|Brendon Ayanbadejo||Lance Bass||Sara Bareilles|
|Dustin Lance Black||Julian Bond||Helen Fabela Chavez|
|Andy Cohen||Ellen & Portia DeGeneres||Jack Dorsey|
|Melissa Etheridge||Scott Fujita||David Geffen|
|Anne Hathaway||Chris Hughes & Sean Eldridge||Tony Kushner & Mark Harris|
|Caroline Kennedy||Cyndi Lauper||Jane Lynch & Lara Embry|
|Eric McCormack||Rev. Peter Morales||Mya|
|Sean Parker||Mark Pincus||LeAnn Rimes|
|Frank Selvaggi & Bill Shea||Martin Sheen||Rev. William Sinkford|
|Lily Tomlin & Jane Wagner||Verne Troyer||Zach Wahls|
|Rufus Wainwright||Evan Wolfson||Bob Wright & Suzanne Wright|
Sunday, May 15, 2011
Freedom To Marry Letter to the President
The White House
Washington, DC 20500
Dear Mr. President:
In February, you made a powerful statement about the law.
Invoking guarantees enshrined in the Constitution, you and the Attorney General determined that federal discrimination against gay and lesbian couples in marriage is unconstitutional. Thank you for taking a principled stance and an important step toward equal protection under the law for all Americans.
Today we ask you to take the next step and join the majority of Americans who support allowing loving and committed gay and lesbian couples to legally marry.
Mr. President, marriage matters. In law, in love, in life, marriage says "we are family" in a way that nothing else does. Marriage is the coming together of two lives, marked by a public promise of love and responsibility in front of friends and family. And marriage brings not only public respect and personal significance, but also a safety net of legal protections, rights, and responsibilities for which there is no substitute.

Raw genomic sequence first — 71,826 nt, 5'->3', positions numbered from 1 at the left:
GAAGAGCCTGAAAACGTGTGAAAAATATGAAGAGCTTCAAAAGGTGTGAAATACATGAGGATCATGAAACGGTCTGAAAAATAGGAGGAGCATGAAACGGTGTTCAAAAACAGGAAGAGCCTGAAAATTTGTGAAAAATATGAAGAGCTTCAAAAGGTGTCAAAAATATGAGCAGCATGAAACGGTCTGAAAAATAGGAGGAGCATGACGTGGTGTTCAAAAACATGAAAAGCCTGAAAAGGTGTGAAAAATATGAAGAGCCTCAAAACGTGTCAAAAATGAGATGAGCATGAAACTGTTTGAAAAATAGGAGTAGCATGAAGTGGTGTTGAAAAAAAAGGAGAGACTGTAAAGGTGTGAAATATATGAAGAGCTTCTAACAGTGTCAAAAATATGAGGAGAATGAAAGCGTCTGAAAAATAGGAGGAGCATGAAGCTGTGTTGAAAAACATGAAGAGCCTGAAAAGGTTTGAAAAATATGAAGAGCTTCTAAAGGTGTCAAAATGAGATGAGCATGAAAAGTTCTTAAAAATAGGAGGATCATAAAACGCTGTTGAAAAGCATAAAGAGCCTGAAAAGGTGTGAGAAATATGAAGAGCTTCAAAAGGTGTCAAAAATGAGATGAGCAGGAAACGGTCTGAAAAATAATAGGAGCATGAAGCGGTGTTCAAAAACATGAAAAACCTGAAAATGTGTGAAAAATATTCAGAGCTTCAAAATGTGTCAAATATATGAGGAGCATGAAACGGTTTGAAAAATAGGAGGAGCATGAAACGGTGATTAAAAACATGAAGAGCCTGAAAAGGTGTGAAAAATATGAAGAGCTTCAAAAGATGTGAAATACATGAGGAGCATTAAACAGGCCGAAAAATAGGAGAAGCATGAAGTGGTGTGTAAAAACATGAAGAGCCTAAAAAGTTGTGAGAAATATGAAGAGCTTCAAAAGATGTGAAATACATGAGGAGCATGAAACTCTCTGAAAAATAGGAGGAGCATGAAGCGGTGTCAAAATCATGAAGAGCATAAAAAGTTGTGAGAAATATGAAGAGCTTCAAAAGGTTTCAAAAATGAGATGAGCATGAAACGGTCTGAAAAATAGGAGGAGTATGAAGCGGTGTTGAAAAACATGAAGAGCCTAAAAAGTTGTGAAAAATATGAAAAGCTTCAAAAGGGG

Like so many Americans, you have spoken of your personal journey toward support for the freedom to marry. You have talked about the gay and lesbian people in your life, their commitment to each other and care for their kids, and their families that aren't so different from any other family.
We ask you now for your leadership on ending the exclusion of same-sex couples from marriage, an exclusion that harms millions of Americans each day. Whether to end discrimination in marriage is a question America has faced before, and faces again today. With so many Americans talking it through in heartfelt conversations, it is a question that calls for clarity from the President.
You can offer hope to millions of young gay and lesbian Americans who are facing discrimination. You can tell them that their future is bright, that they, too, will be able to grow up and marry the person that they love, that the pursuit of happiness truly belongs to all of us. You can put government on the side of those seeking to care for their loved ones, instead of those standing in their way. You can affirm that for all of us, gay or non-gay, love is love and commitment counts— and that we Americans should treat others as we all want to be treated.
Mr. President, the time to end exclusion from marriage is now. We ask you to complete your journey and join us and the majority of Americans who support the freedom to marry.